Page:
In a shrewd bit of political manouvering, Bush will ask for another $25 billion to cover the reconstruction effort in Iraq and Afghanistan. The spin from the White House is that they really didn't want to have to do this before the November election but that getting a "down payment" for fiscal year 2005 would make things run smoother.
That's a lie if I ever heard one. The White House knows that by forcing additional funding for Iraq during the election they will force Kerry into one of several tight spots. Here are the options:
- Kerry votes Yes for the $25 billion, no questions asked. As a result Nader gains with a more legitimate anti-war message. It also helps Nader's argument that Bush and Kerry are no different. Furthermore it shows Kerry to be a legitimate flip-flopper considering he voted against the $87 billion a year before.
- Kerry supports the additional funding but ties himself up in the details of the bill in the process of trying to get the kind of spelled out funding that he really wants. As a result Kerry looks even more confusing and technical - something that will not help his, thusfar, confusing message.
- Kerry votes No because he feels the funding is misguided and unnecessary and that instead of American taxpayer paying, the Bush administration should push for greater financial support from allies. While this would keep Kerry consistent from his No vote on the $87 billion, it wouldn't help his image in terms of being serious about the war. I know, I know, this is a crock, but in terms of the public perception, its not going to be a winner.
So what should Kerry do? Perhaps the best option would be for Kerry to propose his own, larger funding bill that would fund homeland security as well and would make funding dependent on matching funding from allies, which would force the Bush administration to actively seek international support.
The drawbacks of this though are two fold: Kerry's plan wouldn't pass in an election year and with Democrats in the minority in Congress. Kerry's plan would fail while Bush's would succeed. Not the best situation. Secondly, he can't ignore Bush's bill altogether. It will come up and he will have to vote on it one way or the other.
He will have to make a stand - but that stand could expose him to charges of hypocrisy (if he votes for it) or to charges of weakness (if he votes against it). It is a bad situation all the way around for Kerry, and a brilliant move by the White House.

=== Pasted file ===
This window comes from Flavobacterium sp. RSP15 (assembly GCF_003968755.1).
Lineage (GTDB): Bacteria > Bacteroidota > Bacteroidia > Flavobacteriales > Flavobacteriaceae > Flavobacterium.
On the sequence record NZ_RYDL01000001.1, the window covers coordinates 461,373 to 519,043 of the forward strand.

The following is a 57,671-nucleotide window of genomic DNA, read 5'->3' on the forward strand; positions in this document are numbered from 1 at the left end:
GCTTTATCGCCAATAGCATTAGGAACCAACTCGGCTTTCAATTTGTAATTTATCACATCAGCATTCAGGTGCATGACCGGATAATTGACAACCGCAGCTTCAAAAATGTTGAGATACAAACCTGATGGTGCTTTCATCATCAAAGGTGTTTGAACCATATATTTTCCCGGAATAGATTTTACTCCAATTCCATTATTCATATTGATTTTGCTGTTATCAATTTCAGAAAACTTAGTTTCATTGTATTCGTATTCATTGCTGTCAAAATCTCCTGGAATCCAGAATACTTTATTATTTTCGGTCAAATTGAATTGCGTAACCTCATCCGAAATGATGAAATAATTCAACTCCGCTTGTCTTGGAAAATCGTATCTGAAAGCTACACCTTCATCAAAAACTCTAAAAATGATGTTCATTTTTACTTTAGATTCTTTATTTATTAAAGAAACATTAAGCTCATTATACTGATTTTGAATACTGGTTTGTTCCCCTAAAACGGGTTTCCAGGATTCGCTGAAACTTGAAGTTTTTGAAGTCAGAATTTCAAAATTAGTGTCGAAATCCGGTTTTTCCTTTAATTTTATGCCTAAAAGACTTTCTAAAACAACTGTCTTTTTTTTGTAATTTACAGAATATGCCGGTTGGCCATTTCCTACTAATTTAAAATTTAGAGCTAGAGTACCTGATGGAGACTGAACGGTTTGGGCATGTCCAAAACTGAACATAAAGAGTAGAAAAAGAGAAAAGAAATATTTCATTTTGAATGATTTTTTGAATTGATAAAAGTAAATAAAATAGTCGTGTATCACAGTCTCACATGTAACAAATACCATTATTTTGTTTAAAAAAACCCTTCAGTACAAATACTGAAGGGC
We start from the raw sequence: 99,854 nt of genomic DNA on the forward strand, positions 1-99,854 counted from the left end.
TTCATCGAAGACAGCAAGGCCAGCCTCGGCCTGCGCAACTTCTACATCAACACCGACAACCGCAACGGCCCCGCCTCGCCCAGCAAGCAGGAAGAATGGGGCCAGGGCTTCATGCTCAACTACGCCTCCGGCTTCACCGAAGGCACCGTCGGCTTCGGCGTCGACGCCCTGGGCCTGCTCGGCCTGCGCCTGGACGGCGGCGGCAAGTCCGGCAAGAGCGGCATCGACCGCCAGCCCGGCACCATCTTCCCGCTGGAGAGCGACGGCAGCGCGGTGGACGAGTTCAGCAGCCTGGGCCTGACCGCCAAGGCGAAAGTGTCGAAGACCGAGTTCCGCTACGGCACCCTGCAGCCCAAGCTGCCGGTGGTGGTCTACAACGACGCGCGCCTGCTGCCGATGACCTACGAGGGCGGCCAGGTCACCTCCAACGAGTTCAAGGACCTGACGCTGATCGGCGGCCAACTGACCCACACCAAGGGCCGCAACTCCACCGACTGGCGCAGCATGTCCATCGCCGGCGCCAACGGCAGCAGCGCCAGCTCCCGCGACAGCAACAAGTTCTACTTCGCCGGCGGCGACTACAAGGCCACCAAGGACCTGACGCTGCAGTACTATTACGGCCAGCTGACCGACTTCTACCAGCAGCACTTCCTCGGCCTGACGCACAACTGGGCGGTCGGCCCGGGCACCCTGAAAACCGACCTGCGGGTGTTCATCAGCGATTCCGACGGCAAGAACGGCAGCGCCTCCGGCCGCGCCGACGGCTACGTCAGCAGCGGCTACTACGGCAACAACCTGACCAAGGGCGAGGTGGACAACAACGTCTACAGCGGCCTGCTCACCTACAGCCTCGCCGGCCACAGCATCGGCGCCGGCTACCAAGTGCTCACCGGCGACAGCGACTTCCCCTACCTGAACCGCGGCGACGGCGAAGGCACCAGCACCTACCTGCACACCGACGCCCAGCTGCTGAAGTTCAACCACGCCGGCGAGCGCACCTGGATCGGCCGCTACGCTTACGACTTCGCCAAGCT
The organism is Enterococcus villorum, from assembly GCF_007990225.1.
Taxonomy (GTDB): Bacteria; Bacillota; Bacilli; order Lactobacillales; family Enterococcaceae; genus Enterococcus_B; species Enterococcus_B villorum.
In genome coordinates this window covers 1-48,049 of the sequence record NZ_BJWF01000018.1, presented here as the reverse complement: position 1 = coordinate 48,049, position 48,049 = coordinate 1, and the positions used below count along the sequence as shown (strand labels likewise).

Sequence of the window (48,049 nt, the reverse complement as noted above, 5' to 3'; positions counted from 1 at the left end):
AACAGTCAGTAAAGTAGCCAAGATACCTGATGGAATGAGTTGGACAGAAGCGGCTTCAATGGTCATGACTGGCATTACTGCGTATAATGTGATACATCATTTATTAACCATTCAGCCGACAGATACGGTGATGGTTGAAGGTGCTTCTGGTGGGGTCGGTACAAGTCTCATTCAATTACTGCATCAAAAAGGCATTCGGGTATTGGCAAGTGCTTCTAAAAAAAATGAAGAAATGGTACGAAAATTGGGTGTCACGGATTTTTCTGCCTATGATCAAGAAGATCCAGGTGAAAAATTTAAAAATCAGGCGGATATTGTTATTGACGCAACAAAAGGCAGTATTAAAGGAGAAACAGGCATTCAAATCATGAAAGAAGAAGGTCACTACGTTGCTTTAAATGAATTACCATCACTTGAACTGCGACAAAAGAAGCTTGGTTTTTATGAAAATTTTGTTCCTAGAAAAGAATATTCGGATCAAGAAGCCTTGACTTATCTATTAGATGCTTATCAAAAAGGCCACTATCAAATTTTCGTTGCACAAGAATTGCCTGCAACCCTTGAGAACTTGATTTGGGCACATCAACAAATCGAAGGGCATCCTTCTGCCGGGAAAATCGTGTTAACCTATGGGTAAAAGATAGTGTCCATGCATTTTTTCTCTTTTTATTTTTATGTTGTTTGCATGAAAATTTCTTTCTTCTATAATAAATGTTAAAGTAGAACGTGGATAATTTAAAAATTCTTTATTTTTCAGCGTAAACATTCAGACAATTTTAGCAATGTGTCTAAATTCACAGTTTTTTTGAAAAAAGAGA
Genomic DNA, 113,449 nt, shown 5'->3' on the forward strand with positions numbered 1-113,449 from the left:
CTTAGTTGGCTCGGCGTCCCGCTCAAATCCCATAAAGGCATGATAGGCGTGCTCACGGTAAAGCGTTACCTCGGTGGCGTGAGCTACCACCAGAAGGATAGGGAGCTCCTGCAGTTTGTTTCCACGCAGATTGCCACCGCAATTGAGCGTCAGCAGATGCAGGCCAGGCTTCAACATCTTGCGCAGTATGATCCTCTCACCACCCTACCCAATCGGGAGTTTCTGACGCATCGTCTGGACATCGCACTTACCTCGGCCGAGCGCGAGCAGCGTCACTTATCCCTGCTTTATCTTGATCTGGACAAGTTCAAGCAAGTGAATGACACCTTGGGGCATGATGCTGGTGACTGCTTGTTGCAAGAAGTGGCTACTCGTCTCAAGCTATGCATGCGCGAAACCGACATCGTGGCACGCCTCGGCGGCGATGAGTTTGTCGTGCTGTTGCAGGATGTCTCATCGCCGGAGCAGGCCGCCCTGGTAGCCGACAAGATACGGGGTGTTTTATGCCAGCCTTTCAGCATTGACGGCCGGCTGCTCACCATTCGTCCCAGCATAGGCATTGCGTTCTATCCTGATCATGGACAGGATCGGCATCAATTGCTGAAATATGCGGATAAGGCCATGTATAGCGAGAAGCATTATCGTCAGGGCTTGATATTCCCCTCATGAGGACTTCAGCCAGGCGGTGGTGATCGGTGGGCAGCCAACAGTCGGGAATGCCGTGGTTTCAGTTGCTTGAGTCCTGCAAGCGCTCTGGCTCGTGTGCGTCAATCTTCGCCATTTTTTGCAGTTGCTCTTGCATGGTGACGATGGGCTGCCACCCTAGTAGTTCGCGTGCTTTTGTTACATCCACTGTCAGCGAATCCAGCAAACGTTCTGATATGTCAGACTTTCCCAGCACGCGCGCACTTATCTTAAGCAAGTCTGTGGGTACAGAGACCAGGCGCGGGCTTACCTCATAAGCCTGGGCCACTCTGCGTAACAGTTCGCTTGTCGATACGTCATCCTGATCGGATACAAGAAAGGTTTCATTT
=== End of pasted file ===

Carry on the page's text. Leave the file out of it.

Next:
Finally the White House has made a smart move. But in typical Republican behavior, that smart move is one that gains by playing on the short attention span of the public. Bush is hoping - probably correctly - that the public won't listen to Kerry's important nuance on the issue. He has thrown Kerry for a loop. It will be interesting to see how Kerry gets through this one.
Speaking with reporters during a White House visit by the Canadian Prime Minister, Bush struck a new low and in doing so revealed his own prejudices about democracy in Arab countries. Said the president:
"There's a lot of people in the world who don't believe that people whose skin color may not be the same as ours can be free and self-govern. I reject that. I reject that strongly. I believe that people who practice the Muslim faith can self-govern. I believe that people whose skins aren't necessarily -- are a different color than white can self-govern."
Assumption: All Americans are white. We are all one color.
Fact: America is a melting pot for the world. Some prefer the analogy of a mixed salad instead. Nevertheless America is a nation of immigrants and while our population is more than 65% white, our nation is also about 13% Hispanic and 12% African-American. There is also an Asian population of more than 4% and a plethora of smaller ethnic groups that make up what it means to be American. As Josh Marshall wrote,
"I'm white. The president is white. But 'our' skin color is not white."
The point is correct that people shouldn't doubt that democracy can flourish just because of the nature of Arab society. But those critics don't make those points because they doubt the Arab race, but because they doubt other factors in Arab culture. There is a distinction.
Personally I don't buy any of it. There is no reason why Iraq can not turn into a democratic state. Every person in the world is capable of understanding, participating in and flourishing under democratic systems of government.
What Bush did though, was wrong. Critics aren't racist, they simply have misguided objections. However, in the course of lambasting his opponents Bush showed his upside-down view of his own country. It's great that he has so much faith in the people of Iraq, but perhaps he should develop a little bit of an understanding of his own country first.